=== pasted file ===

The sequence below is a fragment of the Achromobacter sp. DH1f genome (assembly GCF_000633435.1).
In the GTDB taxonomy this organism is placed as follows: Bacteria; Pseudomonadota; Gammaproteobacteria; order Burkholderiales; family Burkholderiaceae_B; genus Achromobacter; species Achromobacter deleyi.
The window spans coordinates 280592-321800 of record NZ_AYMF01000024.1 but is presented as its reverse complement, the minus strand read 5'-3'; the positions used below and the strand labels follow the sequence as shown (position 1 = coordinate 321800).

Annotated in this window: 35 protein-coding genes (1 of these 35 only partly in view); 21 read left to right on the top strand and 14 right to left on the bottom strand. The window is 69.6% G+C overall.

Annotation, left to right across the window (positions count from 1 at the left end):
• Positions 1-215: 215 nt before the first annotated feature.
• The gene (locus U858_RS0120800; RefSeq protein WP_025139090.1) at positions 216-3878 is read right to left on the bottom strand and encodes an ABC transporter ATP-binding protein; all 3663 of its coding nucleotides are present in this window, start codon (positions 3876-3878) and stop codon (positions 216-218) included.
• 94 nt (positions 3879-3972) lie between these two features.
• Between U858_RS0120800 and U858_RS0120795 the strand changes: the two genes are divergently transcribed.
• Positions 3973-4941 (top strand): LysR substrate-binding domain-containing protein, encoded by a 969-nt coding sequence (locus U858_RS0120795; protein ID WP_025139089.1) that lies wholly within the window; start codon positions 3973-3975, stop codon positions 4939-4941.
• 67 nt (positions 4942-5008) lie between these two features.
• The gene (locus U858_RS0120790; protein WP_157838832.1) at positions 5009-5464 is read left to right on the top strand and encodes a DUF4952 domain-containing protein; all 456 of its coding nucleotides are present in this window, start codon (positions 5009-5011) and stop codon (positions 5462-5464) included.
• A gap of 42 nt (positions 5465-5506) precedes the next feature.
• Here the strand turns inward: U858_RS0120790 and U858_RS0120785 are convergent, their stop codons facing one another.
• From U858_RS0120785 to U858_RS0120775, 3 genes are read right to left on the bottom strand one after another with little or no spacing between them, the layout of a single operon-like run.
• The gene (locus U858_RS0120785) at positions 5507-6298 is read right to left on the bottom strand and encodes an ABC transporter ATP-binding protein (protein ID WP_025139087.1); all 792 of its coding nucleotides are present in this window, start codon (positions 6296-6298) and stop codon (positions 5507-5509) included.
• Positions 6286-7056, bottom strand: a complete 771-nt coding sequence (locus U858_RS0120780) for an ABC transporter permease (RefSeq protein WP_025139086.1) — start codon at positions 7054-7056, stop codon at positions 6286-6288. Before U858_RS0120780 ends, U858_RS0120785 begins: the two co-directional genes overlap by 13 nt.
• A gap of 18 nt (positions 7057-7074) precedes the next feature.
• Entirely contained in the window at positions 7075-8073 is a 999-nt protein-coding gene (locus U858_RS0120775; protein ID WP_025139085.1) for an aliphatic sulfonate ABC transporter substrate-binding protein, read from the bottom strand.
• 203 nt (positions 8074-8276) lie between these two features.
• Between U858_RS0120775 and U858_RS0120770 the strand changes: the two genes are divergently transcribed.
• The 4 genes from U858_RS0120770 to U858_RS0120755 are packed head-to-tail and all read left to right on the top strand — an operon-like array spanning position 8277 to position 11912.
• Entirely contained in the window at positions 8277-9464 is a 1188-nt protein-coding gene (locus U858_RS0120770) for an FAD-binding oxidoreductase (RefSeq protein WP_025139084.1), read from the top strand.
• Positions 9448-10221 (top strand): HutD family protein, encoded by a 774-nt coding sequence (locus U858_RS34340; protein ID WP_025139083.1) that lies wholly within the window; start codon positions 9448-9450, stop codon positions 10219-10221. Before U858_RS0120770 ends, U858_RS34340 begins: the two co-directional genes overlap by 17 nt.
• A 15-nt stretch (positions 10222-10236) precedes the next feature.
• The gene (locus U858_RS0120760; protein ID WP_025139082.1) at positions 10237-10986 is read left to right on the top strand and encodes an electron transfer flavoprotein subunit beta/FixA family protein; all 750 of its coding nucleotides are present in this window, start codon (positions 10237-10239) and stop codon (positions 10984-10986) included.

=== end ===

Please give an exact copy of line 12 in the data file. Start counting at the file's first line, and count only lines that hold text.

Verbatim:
• The gene (locus U858_RS0120790; protein WP_157838832.1) at positions 5009-5464 is read left to right on the top strand and encodes a DUF4952 domain-containing protein; all 456 of its coding nucleotides are present in this window, start codon (positions 5009-5011) and stop codon (positions 5462-5464) included.